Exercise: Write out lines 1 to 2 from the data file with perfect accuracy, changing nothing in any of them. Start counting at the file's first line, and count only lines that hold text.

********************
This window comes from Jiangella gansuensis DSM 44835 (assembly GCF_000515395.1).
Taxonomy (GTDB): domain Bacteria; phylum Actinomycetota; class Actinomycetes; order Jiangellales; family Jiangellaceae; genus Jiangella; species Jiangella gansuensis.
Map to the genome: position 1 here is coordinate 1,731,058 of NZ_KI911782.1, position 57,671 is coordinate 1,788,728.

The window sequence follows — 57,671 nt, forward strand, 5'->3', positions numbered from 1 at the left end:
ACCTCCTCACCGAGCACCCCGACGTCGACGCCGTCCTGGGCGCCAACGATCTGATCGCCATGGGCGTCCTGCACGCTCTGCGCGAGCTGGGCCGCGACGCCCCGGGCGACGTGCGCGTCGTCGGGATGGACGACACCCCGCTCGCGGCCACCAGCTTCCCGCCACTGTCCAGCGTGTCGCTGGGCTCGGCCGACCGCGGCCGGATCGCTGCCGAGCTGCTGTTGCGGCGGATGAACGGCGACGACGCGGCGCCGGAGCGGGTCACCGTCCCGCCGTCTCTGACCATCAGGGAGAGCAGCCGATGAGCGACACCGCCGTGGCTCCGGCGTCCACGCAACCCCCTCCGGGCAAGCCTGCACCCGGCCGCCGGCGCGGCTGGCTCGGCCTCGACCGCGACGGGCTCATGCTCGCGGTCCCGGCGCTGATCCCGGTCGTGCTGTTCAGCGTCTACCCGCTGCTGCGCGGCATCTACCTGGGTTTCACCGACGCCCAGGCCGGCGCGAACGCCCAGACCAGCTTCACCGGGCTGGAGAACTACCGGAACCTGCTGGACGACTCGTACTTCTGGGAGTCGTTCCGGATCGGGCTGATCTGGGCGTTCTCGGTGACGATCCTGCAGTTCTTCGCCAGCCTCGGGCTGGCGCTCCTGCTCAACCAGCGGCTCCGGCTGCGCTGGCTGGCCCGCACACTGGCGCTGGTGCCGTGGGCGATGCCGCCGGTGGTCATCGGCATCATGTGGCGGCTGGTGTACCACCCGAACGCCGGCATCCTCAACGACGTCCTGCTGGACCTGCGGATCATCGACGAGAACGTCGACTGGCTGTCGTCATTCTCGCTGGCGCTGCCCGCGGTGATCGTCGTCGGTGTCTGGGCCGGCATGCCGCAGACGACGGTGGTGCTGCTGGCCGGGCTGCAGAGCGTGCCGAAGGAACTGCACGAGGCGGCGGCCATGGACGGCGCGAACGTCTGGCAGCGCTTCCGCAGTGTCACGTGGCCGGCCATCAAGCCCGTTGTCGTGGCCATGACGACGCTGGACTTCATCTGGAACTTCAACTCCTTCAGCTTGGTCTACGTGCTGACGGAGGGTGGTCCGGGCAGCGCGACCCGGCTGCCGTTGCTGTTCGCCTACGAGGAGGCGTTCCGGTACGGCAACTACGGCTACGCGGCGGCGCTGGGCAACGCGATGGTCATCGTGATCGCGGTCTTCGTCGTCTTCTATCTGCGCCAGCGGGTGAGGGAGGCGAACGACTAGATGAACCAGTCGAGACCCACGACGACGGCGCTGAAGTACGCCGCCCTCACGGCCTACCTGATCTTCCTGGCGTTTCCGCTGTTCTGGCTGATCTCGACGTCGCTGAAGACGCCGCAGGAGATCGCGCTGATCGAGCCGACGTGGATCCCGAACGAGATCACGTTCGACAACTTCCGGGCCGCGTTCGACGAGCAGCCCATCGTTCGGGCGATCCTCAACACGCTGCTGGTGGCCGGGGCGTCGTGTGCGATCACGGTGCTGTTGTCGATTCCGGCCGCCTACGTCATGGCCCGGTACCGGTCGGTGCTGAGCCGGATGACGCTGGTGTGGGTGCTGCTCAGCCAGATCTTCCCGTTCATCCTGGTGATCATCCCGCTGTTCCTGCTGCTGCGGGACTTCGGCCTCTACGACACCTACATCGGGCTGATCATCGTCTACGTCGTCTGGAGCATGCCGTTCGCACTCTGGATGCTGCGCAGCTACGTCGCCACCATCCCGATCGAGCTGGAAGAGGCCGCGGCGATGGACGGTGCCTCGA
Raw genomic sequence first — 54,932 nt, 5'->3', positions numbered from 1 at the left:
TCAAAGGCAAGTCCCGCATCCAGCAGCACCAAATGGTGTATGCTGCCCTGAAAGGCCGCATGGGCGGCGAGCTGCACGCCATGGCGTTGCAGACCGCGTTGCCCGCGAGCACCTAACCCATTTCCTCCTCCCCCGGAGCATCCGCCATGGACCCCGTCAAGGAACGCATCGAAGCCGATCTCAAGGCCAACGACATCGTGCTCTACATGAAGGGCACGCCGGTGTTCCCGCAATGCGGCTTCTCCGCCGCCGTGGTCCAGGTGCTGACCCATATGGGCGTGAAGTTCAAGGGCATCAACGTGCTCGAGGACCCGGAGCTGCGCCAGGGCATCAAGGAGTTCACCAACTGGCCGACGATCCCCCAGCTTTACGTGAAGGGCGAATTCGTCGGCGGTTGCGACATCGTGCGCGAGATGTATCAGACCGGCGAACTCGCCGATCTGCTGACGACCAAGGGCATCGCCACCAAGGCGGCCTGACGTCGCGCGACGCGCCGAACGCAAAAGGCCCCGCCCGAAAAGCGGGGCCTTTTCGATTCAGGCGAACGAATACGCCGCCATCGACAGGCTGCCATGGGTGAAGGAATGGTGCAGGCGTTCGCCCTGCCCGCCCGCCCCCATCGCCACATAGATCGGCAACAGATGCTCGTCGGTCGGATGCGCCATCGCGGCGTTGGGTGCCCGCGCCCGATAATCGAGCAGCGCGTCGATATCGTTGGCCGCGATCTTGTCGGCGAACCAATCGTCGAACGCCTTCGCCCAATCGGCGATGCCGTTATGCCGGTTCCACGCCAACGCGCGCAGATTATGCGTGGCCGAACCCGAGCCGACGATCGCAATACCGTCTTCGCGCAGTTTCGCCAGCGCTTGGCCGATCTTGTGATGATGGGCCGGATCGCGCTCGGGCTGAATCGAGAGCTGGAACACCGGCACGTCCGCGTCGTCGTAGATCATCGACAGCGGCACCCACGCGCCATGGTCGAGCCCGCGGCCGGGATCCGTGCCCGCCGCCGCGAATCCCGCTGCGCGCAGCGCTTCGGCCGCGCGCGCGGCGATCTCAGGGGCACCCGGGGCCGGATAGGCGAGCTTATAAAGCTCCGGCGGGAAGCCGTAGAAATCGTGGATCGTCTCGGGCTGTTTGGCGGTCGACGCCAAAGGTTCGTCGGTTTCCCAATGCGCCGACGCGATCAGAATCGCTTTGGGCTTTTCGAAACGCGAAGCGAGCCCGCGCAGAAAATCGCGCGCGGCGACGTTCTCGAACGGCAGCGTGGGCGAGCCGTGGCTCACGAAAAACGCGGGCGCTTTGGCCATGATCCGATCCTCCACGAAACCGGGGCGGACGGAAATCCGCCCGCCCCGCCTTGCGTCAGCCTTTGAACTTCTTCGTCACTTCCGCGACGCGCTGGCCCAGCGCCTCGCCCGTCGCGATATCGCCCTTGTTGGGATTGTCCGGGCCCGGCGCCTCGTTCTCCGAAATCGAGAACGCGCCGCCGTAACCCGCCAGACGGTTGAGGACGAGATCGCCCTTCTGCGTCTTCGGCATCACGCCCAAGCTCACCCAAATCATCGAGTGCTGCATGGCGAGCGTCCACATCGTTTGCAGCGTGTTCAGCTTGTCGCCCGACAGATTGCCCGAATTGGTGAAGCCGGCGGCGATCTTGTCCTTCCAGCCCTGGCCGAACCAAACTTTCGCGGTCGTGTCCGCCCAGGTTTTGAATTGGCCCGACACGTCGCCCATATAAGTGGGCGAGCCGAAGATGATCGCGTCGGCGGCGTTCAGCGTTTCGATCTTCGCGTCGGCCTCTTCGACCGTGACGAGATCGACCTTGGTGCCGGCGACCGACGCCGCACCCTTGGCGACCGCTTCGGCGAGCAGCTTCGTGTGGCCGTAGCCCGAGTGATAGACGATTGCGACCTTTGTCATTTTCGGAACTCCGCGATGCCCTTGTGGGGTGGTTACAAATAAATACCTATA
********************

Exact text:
This window comes from Jiangella gansuensis DSM 44835 (assembly GCF_000515395.1).
Taxonomy (GTDB): domain Bacteria; phylum Actinomycetota; class Actinomycetes; order Jiangellales; family Jiangellaceae; genus Jiangella; species Jiangella gansuensis.